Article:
FRSA GENERAL COUNSEL Trent Cotney, CEO, Cotney Attorneys & Consultants
Should Florida Move to a State-Run OSHA Plan? Over the last few months, with the increase in vaccine mandates and the OSHA Emergency Temporary Standard for COVID-19, many elected officials, including Governor Ron DeSantis, have suggested forming a Florida State OSHA plan rather than the current federal OSHA framework that governs the state. This suggestion raises many critical issues for consideration that will be discussed in this article. First and foremost, FRSA and its members have always been concerned about employee safety. All roofing contractors are aware of the emotional and financial impact of a work-related injury on their company. However, one of the biggest concerns for roofing contractors is the expansion of federal government regulation and enforcement through OSHA, especially as it relates to COVID-19 protocols. Over the last twenty years, OSHA has changed drastically. The number of citations, the dollar amounts of those citations, the increase in safety standards with residential fall protection and the targeting of roofing contractors have all increased exponentially. As a result, roofing contractors who are already seeing smaller profit margins are faced with business-ending citations. I am asked almost daily what can we do as a roofing industry in Florida to change things? Obviously, safety and enforcing safety are of paramount concern. However, many would argue that OSHA currently lacks local accountability because OSHA is a federally-based program. Section 18 of the Occupational Safety and Health Act of 1970 provides that states can develop and operate their own safety and health programs in the workplace, which allows those states to opt-out of federal OSHA enforcement. There are currently 22 states operating complete state plans, including California, Washington, Michigan and Oregon, and five other states with safety plans that cover public employees. For Florida to establish itself as a state-sponsored program, there is a set process and procedure for assuming OSHA’s responsibilities. The state must have effective safety guidelines and enforce and inspect them pursuant to set OSHA benchmarks. Once the accreditation of the state plan is obtained through OSHA’s final approval, OSHA will relinquish its authority to cover health and safety matters in the state. Generally speaking, any state plan must be at least as stringent as the guidelines established 6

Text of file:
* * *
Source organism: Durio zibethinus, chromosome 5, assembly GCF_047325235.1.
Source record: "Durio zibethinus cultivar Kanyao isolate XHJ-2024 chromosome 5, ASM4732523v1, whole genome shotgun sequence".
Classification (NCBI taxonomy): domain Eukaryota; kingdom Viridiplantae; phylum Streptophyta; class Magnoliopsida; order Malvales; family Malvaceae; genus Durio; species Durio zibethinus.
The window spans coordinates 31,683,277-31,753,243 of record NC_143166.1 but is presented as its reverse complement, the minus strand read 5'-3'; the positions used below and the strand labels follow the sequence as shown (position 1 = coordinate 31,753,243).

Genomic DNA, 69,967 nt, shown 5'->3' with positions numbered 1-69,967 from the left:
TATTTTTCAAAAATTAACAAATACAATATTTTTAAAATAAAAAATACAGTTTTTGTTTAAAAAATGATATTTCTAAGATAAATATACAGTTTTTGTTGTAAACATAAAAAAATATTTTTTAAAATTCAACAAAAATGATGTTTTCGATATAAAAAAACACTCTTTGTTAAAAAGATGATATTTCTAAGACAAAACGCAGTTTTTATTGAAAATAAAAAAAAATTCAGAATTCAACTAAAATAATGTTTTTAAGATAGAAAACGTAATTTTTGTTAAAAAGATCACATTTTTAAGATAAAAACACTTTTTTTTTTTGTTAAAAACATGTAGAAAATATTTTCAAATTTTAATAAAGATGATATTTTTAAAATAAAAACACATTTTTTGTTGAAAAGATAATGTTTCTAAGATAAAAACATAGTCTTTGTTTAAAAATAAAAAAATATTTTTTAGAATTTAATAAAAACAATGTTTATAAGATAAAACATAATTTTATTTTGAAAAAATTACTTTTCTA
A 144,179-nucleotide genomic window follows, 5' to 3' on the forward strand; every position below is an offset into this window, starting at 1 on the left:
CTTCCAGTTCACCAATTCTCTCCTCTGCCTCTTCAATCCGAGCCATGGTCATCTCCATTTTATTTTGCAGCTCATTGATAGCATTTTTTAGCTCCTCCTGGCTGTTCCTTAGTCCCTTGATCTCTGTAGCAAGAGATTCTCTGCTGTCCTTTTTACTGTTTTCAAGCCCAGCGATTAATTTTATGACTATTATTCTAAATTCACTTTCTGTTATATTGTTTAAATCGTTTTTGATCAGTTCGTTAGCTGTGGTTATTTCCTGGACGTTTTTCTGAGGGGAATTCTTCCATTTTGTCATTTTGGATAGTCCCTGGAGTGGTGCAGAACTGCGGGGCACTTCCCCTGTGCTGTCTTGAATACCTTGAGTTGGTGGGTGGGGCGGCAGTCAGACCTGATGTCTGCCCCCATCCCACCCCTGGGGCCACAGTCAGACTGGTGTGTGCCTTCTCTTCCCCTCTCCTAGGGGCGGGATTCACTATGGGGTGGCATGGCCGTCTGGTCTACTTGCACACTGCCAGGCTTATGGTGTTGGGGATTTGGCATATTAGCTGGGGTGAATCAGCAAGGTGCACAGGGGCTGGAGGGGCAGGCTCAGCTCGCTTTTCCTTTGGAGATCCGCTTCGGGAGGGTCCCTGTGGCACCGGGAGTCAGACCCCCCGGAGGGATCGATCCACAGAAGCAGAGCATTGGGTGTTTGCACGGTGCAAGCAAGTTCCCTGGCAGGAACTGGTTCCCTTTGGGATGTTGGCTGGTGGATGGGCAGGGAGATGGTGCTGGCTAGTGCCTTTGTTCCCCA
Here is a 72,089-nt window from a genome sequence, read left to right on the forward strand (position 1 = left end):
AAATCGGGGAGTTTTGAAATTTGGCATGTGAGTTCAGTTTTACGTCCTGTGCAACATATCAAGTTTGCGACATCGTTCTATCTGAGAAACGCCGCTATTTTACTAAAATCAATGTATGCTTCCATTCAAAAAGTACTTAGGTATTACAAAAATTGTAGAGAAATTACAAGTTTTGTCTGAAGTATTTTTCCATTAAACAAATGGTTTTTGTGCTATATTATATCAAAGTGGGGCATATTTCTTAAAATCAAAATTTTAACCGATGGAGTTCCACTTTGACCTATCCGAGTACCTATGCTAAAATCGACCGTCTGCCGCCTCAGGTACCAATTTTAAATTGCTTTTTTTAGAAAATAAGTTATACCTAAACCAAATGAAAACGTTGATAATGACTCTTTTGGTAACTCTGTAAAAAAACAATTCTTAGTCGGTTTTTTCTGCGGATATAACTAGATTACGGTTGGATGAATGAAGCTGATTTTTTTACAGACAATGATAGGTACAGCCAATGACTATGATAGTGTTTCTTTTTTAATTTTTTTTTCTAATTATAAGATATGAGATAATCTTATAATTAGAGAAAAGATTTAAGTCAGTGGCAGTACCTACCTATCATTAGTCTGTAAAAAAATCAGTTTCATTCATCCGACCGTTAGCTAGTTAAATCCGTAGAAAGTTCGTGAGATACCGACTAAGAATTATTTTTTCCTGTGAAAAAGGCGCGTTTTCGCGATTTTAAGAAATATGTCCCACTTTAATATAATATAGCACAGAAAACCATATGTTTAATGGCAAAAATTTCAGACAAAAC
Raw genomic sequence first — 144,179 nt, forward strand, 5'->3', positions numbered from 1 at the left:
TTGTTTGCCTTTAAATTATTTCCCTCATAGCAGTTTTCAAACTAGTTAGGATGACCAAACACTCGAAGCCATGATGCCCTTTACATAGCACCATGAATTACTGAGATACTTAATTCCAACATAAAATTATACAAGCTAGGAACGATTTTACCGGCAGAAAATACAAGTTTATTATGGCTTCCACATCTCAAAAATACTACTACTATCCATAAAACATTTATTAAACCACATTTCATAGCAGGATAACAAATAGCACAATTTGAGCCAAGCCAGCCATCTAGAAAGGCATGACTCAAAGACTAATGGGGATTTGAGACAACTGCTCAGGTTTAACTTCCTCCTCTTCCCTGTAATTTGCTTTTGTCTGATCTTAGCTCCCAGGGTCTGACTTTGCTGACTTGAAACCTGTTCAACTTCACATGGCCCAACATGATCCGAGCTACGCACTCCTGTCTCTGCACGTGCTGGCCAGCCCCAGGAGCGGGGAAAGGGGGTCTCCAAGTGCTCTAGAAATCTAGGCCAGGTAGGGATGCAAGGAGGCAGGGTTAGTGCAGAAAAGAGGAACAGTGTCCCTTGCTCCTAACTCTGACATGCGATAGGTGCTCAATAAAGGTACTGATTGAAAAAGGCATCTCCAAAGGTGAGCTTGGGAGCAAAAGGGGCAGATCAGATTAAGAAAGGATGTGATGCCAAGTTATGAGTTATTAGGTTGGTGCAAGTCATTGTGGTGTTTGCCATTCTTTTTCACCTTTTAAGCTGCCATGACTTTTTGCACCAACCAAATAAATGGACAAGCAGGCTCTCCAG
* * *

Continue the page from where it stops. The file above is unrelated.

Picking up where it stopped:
FLORIDA ROOFING | February 2022
federally. Therefore, the idea that a Florida State OSHA Plan could eliminate burdensome federal OSHA regulations is misguided. For example, the Unified Agenda of Federal Regulatory and Deregulatory Actions shows OSHA’s intent to decertify Arizona’s State Plan and it is in the proposed rule stage of that process. The reason for the proposed decertification is Arizona’s alleged failure to conform to COVID-19 standards and reluctance in adopting the new silica rule. If the decertification passes, Arizona will revert to a federal OSHA plan. Should Florida move to a state plan? Ultimately, a move to a state plan could be both a blessing and a curse for roofing contractors, depending on who is in the Governor’s office. Still, the one certainty is that there will be greater accountability because the elected officials responsible for maintaining and implementing the plan will be in Florida and not Washington. As additional regulations are promulgated, we should anticipate further discussion on this issue in the months to come. FRM Disclaimer: The information contained in this article is for general educational information only. This information does not constitute legal advice, is not intended to constitute legal advice, nor should it be relied upon as legal advice for your specific factual pattern or situation. Trent Cotney is Board Certified in Construction Law by the Florida Bar, an advocate for the roofing industry and FRSA General Counsel. For more information, contact the author at 866-303-5868 or go to www.cotneycl.com.